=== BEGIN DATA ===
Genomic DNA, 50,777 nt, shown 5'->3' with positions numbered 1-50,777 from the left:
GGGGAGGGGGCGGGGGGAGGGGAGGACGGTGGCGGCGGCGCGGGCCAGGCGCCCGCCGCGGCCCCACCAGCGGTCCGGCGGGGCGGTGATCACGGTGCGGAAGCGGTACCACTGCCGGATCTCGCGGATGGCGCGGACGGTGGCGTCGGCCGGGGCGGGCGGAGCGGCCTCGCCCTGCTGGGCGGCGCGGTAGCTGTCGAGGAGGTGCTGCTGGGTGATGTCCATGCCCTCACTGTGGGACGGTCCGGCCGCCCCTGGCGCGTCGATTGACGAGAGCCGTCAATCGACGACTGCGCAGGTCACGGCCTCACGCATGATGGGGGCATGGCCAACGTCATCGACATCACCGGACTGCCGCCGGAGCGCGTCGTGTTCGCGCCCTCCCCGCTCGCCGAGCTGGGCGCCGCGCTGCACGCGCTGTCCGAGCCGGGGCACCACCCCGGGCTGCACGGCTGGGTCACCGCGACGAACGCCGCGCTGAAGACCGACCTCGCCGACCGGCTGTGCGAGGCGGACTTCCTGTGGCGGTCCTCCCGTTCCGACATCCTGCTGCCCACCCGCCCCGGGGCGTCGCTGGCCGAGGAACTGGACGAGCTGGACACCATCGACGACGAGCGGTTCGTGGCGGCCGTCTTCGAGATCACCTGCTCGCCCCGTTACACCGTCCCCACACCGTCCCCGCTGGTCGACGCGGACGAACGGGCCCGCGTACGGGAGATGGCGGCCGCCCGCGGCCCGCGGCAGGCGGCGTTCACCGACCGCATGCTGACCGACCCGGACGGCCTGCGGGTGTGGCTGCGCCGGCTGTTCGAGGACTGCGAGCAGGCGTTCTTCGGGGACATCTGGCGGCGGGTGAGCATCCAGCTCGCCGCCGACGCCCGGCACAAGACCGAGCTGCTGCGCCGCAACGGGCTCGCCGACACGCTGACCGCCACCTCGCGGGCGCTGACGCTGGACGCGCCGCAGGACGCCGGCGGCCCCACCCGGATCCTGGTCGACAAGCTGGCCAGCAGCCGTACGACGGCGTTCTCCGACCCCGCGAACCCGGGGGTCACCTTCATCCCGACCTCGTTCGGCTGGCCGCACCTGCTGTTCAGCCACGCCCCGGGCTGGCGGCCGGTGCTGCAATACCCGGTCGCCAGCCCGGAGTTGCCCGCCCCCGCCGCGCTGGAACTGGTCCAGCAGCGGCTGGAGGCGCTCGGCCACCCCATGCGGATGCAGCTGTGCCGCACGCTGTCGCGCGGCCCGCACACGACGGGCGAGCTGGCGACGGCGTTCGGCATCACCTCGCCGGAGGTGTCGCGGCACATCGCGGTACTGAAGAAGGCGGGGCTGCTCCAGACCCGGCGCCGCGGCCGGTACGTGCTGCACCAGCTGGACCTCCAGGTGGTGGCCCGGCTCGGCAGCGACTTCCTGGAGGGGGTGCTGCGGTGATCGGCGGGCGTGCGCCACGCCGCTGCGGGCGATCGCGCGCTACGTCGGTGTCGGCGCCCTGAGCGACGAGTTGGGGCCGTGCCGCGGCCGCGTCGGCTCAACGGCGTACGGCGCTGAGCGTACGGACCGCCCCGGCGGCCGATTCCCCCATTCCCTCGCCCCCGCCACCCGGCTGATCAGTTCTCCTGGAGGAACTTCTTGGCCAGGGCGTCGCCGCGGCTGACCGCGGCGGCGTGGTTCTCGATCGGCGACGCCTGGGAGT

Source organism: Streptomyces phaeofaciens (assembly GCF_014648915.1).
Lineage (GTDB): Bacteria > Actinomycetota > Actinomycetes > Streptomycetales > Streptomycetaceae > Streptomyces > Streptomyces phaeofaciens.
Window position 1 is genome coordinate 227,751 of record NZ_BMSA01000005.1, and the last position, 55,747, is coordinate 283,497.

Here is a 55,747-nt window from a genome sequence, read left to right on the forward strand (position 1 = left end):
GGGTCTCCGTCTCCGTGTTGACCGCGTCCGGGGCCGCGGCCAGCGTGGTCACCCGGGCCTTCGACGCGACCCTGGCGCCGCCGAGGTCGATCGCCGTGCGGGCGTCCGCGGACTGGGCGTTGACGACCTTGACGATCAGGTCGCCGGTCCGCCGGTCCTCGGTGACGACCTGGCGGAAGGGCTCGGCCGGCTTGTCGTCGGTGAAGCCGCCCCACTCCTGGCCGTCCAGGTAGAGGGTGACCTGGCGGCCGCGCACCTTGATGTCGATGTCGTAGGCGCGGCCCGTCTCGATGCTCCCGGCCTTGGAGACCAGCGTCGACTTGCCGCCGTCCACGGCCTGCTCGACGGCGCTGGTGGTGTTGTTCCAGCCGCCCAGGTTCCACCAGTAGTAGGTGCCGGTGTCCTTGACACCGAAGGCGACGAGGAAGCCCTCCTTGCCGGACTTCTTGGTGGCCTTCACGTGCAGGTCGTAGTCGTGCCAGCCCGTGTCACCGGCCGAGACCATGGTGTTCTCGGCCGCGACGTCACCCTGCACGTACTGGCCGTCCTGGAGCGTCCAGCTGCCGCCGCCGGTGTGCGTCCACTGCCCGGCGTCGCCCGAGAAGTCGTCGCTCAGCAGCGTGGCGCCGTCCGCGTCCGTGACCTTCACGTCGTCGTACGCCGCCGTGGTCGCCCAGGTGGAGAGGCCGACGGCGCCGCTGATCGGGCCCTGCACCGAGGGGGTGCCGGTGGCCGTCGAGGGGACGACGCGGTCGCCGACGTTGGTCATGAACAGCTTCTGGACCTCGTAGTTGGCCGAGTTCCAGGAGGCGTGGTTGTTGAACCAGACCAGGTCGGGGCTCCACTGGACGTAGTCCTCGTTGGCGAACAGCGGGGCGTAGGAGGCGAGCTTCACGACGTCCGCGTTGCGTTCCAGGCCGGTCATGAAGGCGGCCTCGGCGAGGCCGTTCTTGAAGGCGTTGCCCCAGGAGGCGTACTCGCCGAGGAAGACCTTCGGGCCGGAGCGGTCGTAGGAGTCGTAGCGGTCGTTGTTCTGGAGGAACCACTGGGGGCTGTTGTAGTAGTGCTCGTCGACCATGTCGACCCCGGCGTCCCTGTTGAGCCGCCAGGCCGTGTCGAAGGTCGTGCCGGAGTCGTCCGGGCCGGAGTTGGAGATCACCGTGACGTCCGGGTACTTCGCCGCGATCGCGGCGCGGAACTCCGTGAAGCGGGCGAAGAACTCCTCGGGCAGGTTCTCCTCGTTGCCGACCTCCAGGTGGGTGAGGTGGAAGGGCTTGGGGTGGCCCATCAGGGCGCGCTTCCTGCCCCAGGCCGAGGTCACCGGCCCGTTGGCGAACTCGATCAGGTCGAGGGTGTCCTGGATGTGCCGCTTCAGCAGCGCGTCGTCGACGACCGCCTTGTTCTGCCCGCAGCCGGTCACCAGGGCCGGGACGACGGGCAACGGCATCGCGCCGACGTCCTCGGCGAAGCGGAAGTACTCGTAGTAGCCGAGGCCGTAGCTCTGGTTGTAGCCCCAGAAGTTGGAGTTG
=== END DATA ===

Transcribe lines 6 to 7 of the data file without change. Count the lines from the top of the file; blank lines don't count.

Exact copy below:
Here is a 55,747-nt window from a genome sequence, read left to right on the forward strand (position 1 = left end):
GGGTCTCCGTCTCCGTGTTGACCGCGTCCGGGGCCGCGGCCAGCGTGGTCACCCGGGCCTTCGACGCGACCCTGGCGCCGCCGAGGTCGATCGCCGTGCGGGCGTCCGCGGACTGGGCGTTGACGACCTTGACGATCAGGTCGCCGGTCCGCCGGTCCTCGGTGACGACCTGGCGGAAGGGCTCGGCCGGCTTGTCGTCGGTGAAGCCGCCCCACTCCTGGCCGTCCAGGTAGAGGGTGACCTGGCGGCCGCGCACCTTGATGTCGATGTCGTAGGCGCGGCCCGTCTCGATGCTCCCGGCCTTGGAGACCAGCGTCGACTTGCCGCCGTCCACGGCCTGCTCGACGGCGCTGGTGGTGTTGTTCCAGCCGCCCAGGTTCCACCAGTAGTAGGTGCCGGTGTCCTTGACACCGAAGGCGACGAGGAAGCCCTCCTTGCCGGACTTCTTGGTGGCCTTCACGTGCAGGTCGTAGTCGTGCCAGCCCGTGTCACCGGCCGAGACCATGGTGTTCTCGGCCGCGACGTCACCCTGCACGTACTGGCCGTCCTGGAGCGTCCAGCTGCCGCCGCCGGTGTGCGTCCACTGCCCGGCGTCGCCCGAGAAGTCGTCGCTCAGCAGCGTGGCGCCGTCCGCGTCCGTGACCTTCACGTCGTCGTACGCCGCCGTGGTCGCCCAGGTGGAGAGGCCGACGGCGCCGCTGATCGGGCCCTGCACCGAGGGGGTGCCGGTGGCCGTCGAGGGGACGACGCGGTCGCCGACGTTGGTCATGAACAGCTTCTGGACCTCGTAGTTGGCCGAGTTCCAGGAGGCGTGGTTGTTGAACCAGACCAGGTCGGGGCTCCACTGGACGTAGTCCTCGTTGGCGAACAGCGGGGCGTAGGAGGCGAGCTTCACGACGTCCGCGTTGCGTTCCAGGCCGGTCATGAAGGCGGCCTCGGCGAGGCCGTTCTTGAAGGCGTTGCCCCAGGAGGCGTACTCGCCGAGGAAGACCTTCGGGCCGGAGCGGTCGTAGGAGTCGTAGCGGTCGTTGTTCTGGAGGAACCACTGGGGGCTGTTGTAGTAGTGCTCGTCGACCATGTCGACCCCGGCGTCCCTGTTGAGCCGCCAGGCCGTGTCGAAGGTCGTGCCGGAGTCGTCCGGGCCGGAGTTGGAGATCACCGTGACGTCCGGGTACTTCGCCGCGATCGCGGCGCGGAACTCCGTGAAGCGGGCGAAGAACTCCTCGGGCAGGTTCTCCTCGTTGCCGACCTCCAGGTGGGTGAGGTGGAAGGGCTTGGGGTGGCCCATCAGGGCGCGCTTCCTGCCCCAGGCCGAGGTCACCGGCCCGTTGGCGAACTCGATCAGGTCGAGGGTGTCCTGGATGTGCCGCTTCAGCAGCGCGTCGTCGACGACCGCCTTGTTCTGCCCGCAGCCGGTCACCAGGGCCGGGACGACGGGCAACGGCATCGCGCCGACGTCCTCGGCGAAGCGGAAGTACTCGTAGTAGCCGAGGCCGTAGCTCTGGTTGTAGCCCCAGAAGTTGGAGTTG